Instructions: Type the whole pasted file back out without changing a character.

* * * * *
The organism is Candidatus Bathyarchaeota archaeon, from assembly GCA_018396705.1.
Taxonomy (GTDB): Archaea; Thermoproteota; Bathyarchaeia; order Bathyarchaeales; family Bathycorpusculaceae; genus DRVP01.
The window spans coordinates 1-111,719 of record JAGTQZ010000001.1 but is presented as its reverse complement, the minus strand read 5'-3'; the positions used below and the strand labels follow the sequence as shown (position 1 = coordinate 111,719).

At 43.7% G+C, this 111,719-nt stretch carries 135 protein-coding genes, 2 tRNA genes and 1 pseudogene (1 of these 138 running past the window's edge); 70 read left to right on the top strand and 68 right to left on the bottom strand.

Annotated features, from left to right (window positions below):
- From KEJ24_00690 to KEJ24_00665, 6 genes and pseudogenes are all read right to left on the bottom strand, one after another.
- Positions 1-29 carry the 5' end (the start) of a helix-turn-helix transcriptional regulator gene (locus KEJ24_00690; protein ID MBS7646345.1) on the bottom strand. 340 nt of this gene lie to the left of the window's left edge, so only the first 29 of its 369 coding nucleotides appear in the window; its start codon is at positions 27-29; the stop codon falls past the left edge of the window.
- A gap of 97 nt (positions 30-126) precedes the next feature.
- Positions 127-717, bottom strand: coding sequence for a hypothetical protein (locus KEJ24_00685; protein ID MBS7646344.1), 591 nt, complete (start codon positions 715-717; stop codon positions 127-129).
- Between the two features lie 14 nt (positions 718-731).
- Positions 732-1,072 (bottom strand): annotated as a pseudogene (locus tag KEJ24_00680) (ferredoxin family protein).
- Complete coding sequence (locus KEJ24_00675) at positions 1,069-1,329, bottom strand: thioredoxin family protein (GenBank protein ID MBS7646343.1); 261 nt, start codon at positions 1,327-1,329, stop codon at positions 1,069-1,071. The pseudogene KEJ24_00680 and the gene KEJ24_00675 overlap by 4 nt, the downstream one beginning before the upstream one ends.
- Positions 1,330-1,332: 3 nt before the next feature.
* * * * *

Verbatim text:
The organism is Candidatus Bathyarchaeota archaeon, from assembly GCA_018396705.1.
Taxonomy (GTDB): Archaea; Thermoproteota; Bathyarchaeia; order Bathyarchaeales; family Bathycorpusculaceae; genus DRVP01.
The window spans coordinates 1-111,719 of record JAGTQZ010000001.1 but is presented as its reverse complement, the minus strand read 5'-3'; the positions used below and the strand labels follow the sequence as shown (position 1 = coordinate 111,719).

At 43.7% G+C, this 111,719-nt stretch carries 135 protein-coding genes, 2 tRNA genes and 1 pseudogene (1 of these 138 running past the window's edge); 70 read left to right on the top strand and 68 right to left on the bottom strand.

Annotated features, from left to right (window positions below):
- From KEJ24_00690 to KEJ24_00665, 6 genes and pseudogenes are all read right to left on the bottom strand, one after another.
- Positions 1-29 carry the 5' end (the start) of a helix-turn-helix transcriptional regulator gene (locus KEJ24_00690; protein ID MBS7646345.1) on the bottom strand. 340 nt of this gene lie to the left of the window's left edge, so only the first 29 of its 369 coding nucleotides appear in the window; its start codon is at positions 27-29; the stop codon falls past the left edge of the window.
- A gap of 97 nt (positions 30-126) precedes the next feature.
- Positions 127-717, bottom strand: coding sequence for a hypothetical protein (locus KEJ24_00685; protein ID MBS7646344.1), 591 nt, complete (start codon positions 715-717; stop codon positions 127-129).
- Between the two features lie 14 nt (positions 718-731).
- Positions 732-1,072 (bottom strand): annotated as a pseudogene (locus tag KEJ24_00680) (ferredoxin family protein).
- Complete coding sequence (locus KEJ24_00675) at positions 1,069-1,329, bottom strand: thioredoxin family protein (GenBank protein ID MBS7646343.1); 261 nt, start codon at positions 1,327-1,329, stop codon at positions 1,069-1,071. The pseudogene KEJ24_00680 and the gene KEJ24_00675 overlap by 4 nt, the downstream one beginning before the upstream one ends.
- Positions 1,330-1,332: 3 nt before the next feature.